Jews and Muslims together: When a Jewish synagogue in Reston, Virginia, heard that a Muslim congregation was looking for space to rent for the observance of Ramadan, it offered its social hall. The imam, who grew up in Sudan, said that he had never met a Jew until he moved to the U.S. in his 20s and that his congregation’s experience with the synagogue had shattered stereotypes. One member of the Muslim congregation said, “Next time I see a Jewish person, I will not look at them the same.” The Jewish rabbi expects that the relationship between the two groups won’t end with Ramadan. The imam and the rabbi are talking about taking a trip to the Middle East together. The Muslims will continue to hold Friday prayers at the synagogue (AP).
Timely thoughts: Because time is God’s gift to us, we need to receive it with reverence and use it sacramentally, Kristen Johnson Ingram says. But how do we treat time sacramentally? “Is my desk an altar, is our dinner table a Eucharist, is this house a temple?” she asks. Not always, she admits, reporting how she and her husband had just argued over taking out the trash. Still, she believes God expects her to treat time with the same respect with which she treats communion. “God stands at the altar, consecrating time for my use, inviting me to eat the bread of hours and drink the cup of years, urging me to live, to age, even to die, so that time will then propel me into eternity” (Weavings, May/June).
God for a change: The Shona people of Zimbabwe have many names for God. Janice McLaughlin’s favorite is Chipindikure, which means “the One who turns things upside down.” It comes from the word kupinduka, which means “to be uprooted.” Says McLaughlin, a longtime Maryknoll missionary: “What an amazing concept to explain God’s presence in the often unwanted and unplanned changes that happen to us throughout our lives” (Ostriches, Dung Beetles, and Other Spiritual Masters, Orbis).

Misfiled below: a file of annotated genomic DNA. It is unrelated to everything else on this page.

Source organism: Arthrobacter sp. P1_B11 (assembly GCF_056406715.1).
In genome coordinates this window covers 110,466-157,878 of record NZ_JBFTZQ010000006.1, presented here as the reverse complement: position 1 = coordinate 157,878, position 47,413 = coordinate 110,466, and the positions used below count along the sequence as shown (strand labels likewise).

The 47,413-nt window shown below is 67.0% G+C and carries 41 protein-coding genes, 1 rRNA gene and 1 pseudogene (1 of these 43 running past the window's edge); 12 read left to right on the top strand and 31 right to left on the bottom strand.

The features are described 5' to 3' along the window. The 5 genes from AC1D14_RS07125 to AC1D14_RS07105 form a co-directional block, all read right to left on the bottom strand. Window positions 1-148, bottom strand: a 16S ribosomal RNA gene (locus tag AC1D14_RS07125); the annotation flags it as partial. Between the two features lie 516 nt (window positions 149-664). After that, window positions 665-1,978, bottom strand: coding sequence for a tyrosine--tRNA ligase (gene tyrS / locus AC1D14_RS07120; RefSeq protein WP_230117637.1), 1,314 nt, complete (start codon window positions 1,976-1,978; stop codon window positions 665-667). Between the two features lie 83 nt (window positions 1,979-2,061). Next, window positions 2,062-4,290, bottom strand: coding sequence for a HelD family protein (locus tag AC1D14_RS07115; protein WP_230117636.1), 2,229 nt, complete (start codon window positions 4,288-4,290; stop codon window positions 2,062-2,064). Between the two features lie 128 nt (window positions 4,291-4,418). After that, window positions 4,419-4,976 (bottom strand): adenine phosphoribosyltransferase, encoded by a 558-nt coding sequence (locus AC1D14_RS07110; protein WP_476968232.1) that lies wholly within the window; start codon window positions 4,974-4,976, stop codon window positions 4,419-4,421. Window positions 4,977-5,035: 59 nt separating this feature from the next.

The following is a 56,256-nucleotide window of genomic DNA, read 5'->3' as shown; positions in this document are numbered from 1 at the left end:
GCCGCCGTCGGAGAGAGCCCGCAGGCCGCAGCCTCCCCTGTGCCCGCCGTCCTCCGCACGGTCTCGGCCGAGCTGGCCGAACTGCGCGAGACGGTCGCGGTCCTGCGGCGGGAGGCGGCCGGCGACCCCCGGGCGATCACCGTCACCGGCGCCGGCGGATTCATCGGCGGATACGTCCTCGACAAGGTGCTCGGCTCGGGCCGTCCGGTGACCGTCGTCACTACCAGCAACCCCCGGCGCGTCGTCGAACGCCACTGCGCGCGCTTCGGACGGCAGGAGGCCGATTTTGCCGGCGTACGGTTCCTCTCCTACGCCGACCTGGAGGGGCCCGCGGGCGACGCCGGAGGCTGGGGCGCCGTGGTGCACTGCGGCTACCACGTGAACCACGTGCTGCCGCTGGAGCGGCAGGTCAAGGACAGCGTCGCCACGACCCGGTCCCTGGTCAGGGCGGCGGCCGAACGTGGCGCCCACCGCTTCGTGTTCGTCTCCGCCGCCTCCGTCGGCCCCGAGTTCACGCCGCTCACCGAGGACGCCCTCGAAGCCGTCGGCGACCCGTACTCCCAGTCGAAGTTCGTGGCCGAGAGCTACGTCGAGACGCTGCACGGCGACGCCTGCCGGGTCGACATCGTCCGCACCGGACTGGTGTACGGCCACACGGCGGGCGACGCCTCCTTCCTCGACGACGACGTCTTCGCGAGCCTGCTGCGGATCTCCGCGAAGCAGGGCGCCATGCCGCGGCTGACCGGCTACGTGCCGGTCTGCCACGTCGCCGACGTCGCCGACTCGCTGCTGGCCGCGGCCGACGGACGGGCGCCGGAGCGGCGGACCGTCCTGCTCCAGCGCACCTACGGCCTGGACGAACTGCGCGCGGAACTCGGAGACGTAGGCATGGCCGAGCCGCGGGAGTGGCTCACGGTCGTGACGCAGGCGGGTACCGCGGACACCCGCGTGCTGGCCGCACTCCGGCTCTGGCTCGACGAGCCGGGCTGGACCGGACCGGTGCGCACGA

God, if you’re there: While working in Iraq, journalist and avowed atheist Spencer Case felt an impulse to pray on two separate occasions. One time is easily explainable, he claims—it was when his camp was under attack by enemy mortars. The other occasion was when he slept under the stars in a desolate part of western Iraq and was struck by the contrast between the human-made chaos in that country and the beauty and order in the cosmos. It prompted him to pray this prayer: “Dear God, I have come to the conclusion you probably don’t exist, but I’ve also come to the conclusion that any one view I hold may turn out to be mistaken, however unlikely the odds seem. So if you are there, if I am wrong, you know where to find me” (Humanist, September/October).
Charitable and socialized: Foreign correspondent Walter Rodgers spent several decades in countries that have national health insurance. Once his family was involved in a car accident in Britain and his son spent six weeks in a hospital with a badly broken leg. Although Rodgers wasn’t actually living in the country at the time, all the bills were paid for by the British National Insurance System. The hospital charged him only $35—for a crutch his son needed to hobble aboard a plane (Chris tian Science Monitor, September 16).